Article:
Teva (NYSE:TEVA) this week launched its generic version of Mylan‘s (NSDQ:MYL) EpiPen auto-injector and announced that it would sell the emergency allergy therapy for $300 – the same price as Mylan’s own generic EpiPen product.
The price for Teva’s product inspired some head-scratching among patient advocates and healthcare professionals. After all, when the FDA first approved Teva’s generic EpiPen, the agency highlighted the notion that boosting competition with generics would ultimately make the product more accessible to a general population. But, at the same price as Mylan’s discounted EpiPen, some are wondering how Teva’s product will reach patients who couldn’t afford Mylan’s device.
Mylan faced an enormous backlash in 2016 when reports showed that the company hiked the price of its EpiPen device by nearly 500% since 2007. In response to widespread criticism, Mylan launched a generic EpiPen in Dec. 2016, pricing it at $300 per two-pack – a 50% discount compared to the branded product.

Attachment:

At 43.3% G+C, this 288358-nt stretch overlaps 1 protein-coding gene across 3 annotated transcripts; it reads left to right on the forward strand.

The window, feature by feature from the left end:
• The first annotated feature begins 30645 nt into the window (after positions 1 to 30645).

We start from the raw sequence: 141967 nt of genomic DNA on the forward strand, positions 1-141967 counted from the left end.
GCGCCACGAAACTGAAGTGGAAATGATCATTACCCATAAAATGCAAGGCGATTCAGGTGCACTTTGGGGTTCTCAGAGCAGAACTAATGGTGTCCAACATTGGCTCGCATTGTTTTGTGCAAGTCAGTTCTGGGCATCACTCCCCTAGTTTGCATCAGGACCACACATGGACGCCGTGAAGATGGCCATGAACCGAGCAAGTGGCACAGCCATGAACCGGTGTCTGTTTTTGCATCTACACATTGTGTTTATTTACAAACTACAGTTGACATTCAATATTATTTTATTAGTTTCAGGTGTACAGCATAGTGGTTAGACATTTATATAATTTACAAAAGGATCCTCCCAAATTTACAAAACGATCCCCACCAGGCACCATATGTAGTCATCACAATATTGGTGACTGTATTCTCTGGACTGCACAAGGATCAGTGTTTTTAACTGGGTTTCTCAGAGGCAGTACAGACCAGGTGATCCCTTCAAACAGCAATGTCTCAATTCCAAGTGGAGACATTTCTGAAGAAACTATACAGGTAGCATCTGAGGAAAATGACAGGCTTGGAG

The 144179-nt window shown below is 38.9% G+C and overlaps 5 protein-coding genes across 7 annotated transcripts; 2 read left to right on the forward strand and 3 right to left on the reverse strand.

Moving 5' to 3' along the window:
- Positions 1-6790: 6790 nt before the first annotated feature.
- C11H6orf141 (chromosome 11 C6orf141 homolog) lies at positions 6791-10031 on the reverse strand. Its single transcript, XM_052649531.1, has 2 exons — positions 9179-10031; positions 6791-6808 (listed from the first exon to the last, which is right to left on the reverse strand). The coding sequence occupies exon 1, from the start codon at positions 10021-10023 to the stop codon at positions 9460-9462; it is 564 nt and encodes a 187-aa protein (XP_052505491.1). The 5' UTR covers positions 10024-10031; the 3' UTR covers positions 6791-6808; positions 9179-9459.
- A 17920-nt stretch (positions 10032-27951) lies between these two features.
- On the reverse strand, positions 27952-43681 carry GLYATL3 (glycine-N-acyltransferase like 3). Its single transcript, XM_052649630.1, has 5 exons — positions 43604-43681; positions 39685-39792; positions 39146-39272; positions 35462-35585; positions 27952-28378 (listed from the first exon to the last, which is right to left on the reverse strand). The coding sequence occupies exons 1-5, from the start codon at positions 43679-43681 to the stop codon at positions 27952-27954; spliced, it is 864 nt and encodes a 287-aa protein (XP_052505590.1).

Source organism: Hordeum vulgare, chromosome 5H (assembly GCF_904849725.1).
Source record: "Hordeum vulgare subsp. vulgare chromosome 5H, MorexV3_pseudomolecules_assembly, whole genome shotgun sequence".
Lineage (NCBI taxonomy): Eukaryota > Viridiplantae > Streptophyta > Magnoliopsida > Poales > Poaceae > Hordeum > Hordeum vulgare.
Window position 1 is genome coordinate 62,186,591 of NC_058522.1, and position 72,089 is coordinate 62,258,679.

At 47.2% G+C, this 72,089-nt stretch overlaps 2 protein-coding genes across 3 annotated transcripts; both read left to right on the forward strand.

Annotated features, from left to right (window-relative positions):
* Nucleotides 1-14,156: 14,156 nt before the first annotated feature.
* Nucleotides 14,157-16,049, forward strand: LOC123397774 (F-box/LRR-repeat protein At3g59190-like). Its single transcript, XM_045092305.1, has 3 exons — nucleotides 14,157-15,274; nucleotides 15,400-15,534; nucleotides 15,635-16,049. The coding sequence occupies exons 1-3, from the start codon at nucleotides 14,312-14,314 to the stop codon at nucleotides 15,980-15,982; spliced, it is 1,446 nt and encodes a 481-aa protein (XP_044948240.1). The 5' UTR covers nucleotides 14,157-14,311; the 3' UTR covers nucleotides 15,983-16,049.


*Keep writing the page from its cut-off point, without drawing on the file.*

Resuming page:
Gottlieb reportedly issued a statement over the latest news from Teva, writing that the FDA “cannot control commercial decisions on pricing” and that “we have found that having three or more generic competitors brings prices down more sharply than with only one or two generic competitors.”
“We’re pleased to provide access to Epinephrine Injection (Auto-Injector) for patients who may experience life-threatening allergic emergencies and we’re fully dedicated toward ensuring additional supply in 2019,” EVP & head of Teva’s North America commercial division, Brendan O’Grady, said in prepared remarks.